The Exigent Duality
Do They Get It? - 10:48 CDT, 4/30/22 (Sniper)
I wonder if the Democrats have "The Fourth Turning" theory advocates speaking at their seminars, or if the book is required reading material for their card-carrying members?

The Democrats have been attempting to create a uniparty system, with a "largest in human history" state apparatus behind it, featuring arms designed around censoring all lie-exposing discourse that would steer people away from this establishment. During each and every one of these steps, they steep the justifications in "Civic Duty"-style language, telling "us" how "we" need to make sacrifices, just like how people did during World War II.

It's our "Civic Duty" to support "Black Lives Matter"; to oppose Justice Kavanaugh; to wear face diapers; to get the clot shots; to support Ukraine. Every one of these events, and then some, are framed as obligatory moral crusades, which must be supported ASAP. Anyone who chooses not to participate is shamed, ridiculed, "doxxed", and has their livelihoods destroyed.

An example I just read yesterday involved one of their nutjobs explaining how the country should have one party, with one candidate, which everyone can unify around.

The authors of "The Fourth Turning" predicted this push in the last section of their book. They explain that during every crisis era, civic life is renewed, governments are granted tons of power, and the society-- willingly or otherwise-- coalesces around a new set of values, enforced by the state. They explain that the political movements which move in step with this trend are the ones likely to take control. The outcome can either be favorable, or a Fascist-style dictatorship.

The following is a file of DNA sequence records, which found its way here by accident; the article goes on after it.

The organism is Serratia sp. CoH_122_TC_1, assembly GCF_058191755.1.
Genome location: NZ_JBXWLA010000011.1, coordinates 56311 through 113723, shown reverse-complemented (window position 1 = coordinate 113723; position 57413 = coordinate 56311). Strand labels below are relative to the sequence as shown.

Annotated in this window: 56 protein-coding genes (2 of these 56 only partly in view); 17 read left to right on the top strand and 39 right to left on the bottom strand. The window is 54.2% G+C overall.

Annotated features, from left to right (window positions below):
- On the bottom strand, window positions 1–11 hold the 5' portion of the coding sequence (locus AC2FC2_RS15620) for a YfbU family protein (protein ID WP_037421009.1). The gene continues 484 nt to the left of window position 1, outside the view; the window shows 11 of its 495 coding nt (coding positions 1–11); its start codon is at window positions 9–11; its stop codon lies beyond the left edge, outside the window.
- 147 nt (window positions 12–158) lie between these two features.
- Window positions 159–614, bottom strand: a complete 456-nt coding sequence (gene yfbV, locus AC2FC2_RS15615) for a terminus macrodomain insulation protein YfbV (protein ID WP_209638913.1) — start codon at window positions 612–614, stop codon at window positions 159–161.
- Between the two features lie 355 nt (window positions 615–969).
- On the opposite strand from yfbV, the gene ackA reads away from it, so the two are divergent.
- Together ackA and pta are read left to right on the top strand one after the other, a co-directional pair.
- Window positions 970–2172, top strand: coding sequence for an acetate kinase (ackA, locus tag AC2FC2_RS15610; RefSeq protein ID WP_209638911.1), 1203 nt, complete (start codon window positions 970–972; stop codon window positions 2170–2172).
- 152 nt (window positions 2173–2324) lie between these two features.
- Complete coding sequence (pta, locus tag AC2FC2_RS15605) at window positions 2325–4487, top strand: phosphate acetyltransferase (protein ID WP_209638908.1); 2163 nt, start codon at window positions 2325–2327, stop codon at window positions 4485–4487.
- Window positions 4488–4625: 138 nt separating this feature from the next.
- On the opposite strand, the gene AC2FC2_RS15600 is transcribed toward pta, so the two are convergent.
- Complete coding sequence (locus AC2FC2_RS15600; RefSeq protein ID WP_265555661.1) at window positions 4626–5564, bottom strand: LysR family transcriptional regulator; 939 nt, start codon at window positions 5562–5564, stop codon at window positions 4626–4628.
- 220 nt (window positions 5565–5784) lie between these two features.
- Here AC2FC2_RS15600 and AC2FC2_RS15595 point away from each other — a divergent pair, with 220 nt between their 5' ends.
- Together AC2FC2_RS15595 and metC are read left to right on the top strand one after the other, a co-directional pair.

They also explain that benefits should be shifted from the elderly, to the young, during a crisis period (and then in the opposite direction during a high). Meanwhile the crisis, they describe, is when the infrastructure of the next cycle should be laid.

Whether instinctively or by design, the Democrats seem to understand where we are in this cycle. Their choice of values is totally nonsensical, which is why they aren't catching on. But at least they are presenting a holistic world view, attempting to fulfill the need the young have for making some kind of sacrifice, or being "heroes" in some way. They are also non-stop talking about forgiving student loan debt, and about building infrastructure (again, around a nonsensical "climate change" value however).

If the overall cycle theory is correct, it poses a problem for Conservatives: according to the authors, now is not the time for individualistic-centered Libertarianism. Rather, Conservatives should be proposing a competing civic model, with its own set of values for which young people can throw themselves on the sacrificial altar.

The authors-- in 1997, anticipating the condition we're now in-- proposed that such a model could be centered around being honest with people about the State being utterly unable to fulfill its obligations, and so frame the shared sacrifice as everyone rebuilding the country's infrastructure and entitlements, but in a balanced budget sort of way.

Most of the country's Conservative leaders-- Ron DeSantis, Rand Paul, and Tom Massie, to name just a few-- seem more oriented around reacting to and putting the kibosh on the Democrat's dystopian, global-technocracy police state ambitions. This is a good thing. But they shouldn't be as purely reactionary: they perhaps need to paint a holistic, competing civic model.